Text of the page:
Good Neighbor Settlement House: $7,000

Good Neighbor House is based on the “settlement house” model of the late 19th and early 20th centuries, in which people who wished to serve neighborhoods moved into local buildings that became hubs of social, educational and spiritual activity. Residents – called “settlers” – of Good Neighbor House open their home as neighbors for the community to use. This grant will fund the construction of outdoor meeting and performance space, expanding the scope of what Good Neighbor can offer to the community.

R Labs: $8,000

R Labs works to bring hope and social/economic transformation to our community through a program targeted to reach underdeveloped and transitioning adults between the ages of 18 and25. Often forgotten at this critical life juncture, young adults in Waco have the opportunity to learn business and entrepreneurial skills that will enable them to obtain, and perhaps even create, employment opportunities. R Labs operates in 22 other countries, and Waco is now set to become the first U.S. branch. This grant provides R Labs with vital startup funds, funding coaches and curriculum for their “Mobile Café” classes.

Caritas: $1,250

Caritas provides urgent support to people in need in our community. In addition to assistance with basic needs, Caritas also runs a case management program, in which they offer clients an opportunity to more fully address difficulties and problems in their lives. This grant will fund educational support supplies for clients.

Compassion Ministries: $4,000

Compassion Ministries seeks to reintegrate homeless individuals and those on the verge of homelessness into permanent housing and employment. To reach that goal, Compassion provides multiple services for residents living onsite in transitional housing facilities. In partnership with Aramark, this grant will contribute to Compassion’s endowment, enabling the organization to obtain financial sustainability into the future.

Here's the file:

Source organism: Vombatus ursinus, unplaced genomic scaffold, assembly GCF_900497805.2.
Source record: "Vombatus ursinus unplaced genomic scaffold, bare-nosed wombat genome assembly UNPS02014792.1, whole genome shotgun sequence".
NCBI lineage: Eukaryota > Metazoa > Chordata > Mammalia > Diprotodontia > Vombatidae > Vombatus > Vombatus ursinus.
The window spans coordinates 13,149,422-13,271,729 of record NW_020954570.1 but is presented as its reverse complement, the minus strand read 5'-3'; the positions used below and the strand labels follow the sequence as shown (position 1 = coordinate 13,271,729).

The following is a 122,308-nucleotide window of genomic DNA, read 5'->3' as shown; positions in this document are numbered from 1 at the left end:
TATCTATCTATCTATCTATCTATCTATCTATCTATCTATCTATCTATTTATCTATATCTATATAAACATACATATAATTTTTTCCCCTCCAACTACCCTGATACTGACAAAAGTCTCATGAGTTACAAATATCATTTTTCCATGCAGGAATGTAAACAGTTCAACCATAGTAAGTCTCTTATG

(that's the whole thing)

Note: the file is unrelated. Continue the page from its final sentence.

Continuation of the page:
Nurse-Family Partnership: $4,500

Nurse-Family Partnership is a proven community healthcare program that empowers low-income, first-time mothers to become confident parents and strong women by partnering with nurse home visits. This grant will fund a “stroller club” for new mothers, enabling them to develop support systems and healthy habits that they can pass along to their children in critical first years.

Waco Hispanic Museum: $2,500

The Waco Hispanic Museum, which opened in September 2016, exists to preserve Hispanic culture and to promote Hispanic involvement in Waco and Central Texas. This grant will fund the first stage of restoration for La Pila, “the basin,” a significant site along the banks of the Brazos River that once served as a primary gathering spot for Mexican-American families. Upon restoration, Waco Hispanic Museum hopes to apply for a state historical marker.

Creative Waco: $5,000

Creative Waco exists to grow and support a thriving cultural and creative community in Waco. This grant will support the Arts Match Program (AMP), a fund for supporting great ideas for high impact and/or innovative arts projects by providing matching grants that will help grow our community as a vibrant cultural hub.

REACH Therapeutic Riding Center: $1,250

REACH exists to improve the health, increase the confidence and promote the independence of persons with special needs through the use of horses. In addition, REACH runs “Horses for Warriors,” a free program for U.S. military veterans injured in the line of duty. In partnership with Aramark, this grant will provide food for the program, enabling local veterans to gather and socialize over a meal while participating in Horses for Warriors.

ABOUT BAYLOR UNIVERSITY

Baylor University is a private Christian University and a nationally ranked research institution. The University provides a vibrant campus community for more than 16,000 students by blending interdisciplinary research with an international reputation for educational excellence and a faculty commitment to teaching and scholarship. Chartered in 1845 by the Republic of Texas through the efforts of Baptist pioneers, Baylor is the oldest continually operating University in Texas. Located in Waco, Baylor welcomes students from all 50 states and more than 80 countries to study a broad range of degrees among its 12 nationally recognized academic divisions.